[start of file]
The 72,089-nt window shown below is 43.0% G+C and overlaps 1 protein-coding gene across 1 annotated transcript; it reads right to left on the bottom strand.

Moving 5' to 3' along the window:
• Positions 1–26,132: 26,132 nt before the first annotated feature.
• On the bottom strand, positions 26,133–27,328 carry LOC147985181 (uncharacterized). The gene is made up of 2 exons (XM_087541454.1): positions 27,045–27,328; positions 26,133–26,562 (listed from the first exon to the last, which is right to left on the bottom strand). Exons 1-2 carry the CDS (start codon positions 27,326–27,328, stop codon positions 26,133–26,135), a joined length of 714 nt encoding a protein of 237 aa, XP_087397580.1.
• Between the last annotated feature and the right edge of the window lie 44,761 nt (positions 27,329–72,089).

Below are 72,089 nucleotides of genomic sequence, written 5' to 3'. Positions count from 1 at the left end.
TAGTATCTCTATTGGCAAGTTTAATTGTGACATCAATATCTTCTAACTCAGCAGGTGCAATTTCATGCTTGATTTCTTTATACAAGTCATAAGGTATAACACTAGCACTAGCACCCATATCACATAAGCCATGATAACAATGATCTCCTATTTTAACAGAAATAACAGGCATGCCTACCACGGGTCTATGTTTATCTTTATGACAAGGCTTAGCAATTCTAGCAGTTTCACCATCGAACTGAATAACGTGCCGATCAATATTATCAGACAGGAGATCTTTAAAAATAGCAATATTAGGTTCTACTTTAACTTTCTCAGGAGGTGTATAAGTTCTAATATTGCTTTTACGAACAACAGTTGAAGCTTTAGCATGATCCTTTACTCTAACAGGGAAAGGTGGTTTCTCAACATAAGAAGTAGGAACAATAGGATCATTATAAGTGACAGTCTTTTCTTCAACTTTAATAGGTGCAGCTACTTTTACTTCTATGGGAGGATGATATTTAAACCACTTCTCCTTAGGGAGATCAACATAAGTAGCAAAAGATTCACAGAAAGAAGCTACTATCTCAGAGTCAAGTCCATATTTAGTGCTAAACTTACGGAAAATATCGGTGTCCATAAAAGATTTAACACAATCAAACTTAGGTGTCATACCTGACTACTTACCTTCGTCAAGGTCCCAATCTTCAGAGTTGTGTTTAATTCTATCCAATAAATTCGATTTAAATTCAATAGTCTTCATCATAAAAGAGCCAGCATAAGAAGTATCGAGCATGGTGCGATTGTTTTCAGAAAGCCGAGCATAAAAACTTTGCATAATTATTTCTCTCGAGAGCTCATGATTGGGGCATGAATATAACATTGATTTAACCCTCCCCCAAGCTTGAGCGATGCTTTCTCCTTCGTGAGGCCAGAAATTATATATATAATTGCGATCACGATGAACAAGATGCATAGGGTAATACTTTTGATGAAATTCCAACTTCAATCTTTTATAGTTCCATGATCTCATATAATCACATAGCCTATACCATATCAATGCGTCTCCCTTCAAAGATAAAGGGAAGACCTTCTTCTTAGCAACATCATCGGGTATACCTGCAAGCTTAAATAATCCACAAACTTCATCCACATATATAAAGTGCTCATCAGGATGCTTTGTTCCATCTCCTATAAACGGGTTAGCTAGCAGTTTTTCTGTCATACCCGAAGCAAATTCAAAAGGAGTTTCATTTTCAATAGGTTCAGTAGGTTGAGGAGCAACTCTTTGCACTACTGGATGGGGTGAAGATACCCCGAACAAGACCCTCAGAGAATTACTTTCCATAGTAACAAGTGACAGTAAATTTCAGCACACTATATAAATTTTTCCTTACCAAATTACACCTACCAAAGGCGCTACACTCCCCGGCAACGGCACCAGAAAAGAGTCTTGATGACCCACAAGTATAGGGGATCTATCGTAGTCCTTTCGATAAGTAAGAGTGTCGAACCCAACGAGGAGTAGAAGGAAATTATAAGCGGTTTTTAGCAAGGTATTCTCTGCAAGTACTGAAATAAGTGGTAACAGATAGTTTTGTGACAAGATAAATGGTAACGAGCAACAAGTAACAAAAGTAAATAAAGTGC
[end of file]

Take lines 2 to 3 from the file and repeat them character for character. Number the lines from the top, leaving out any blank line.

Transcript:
Moving 5' to 3' along the window:
• Positions 1–26,132: 26,132 nt before the first annotated feature.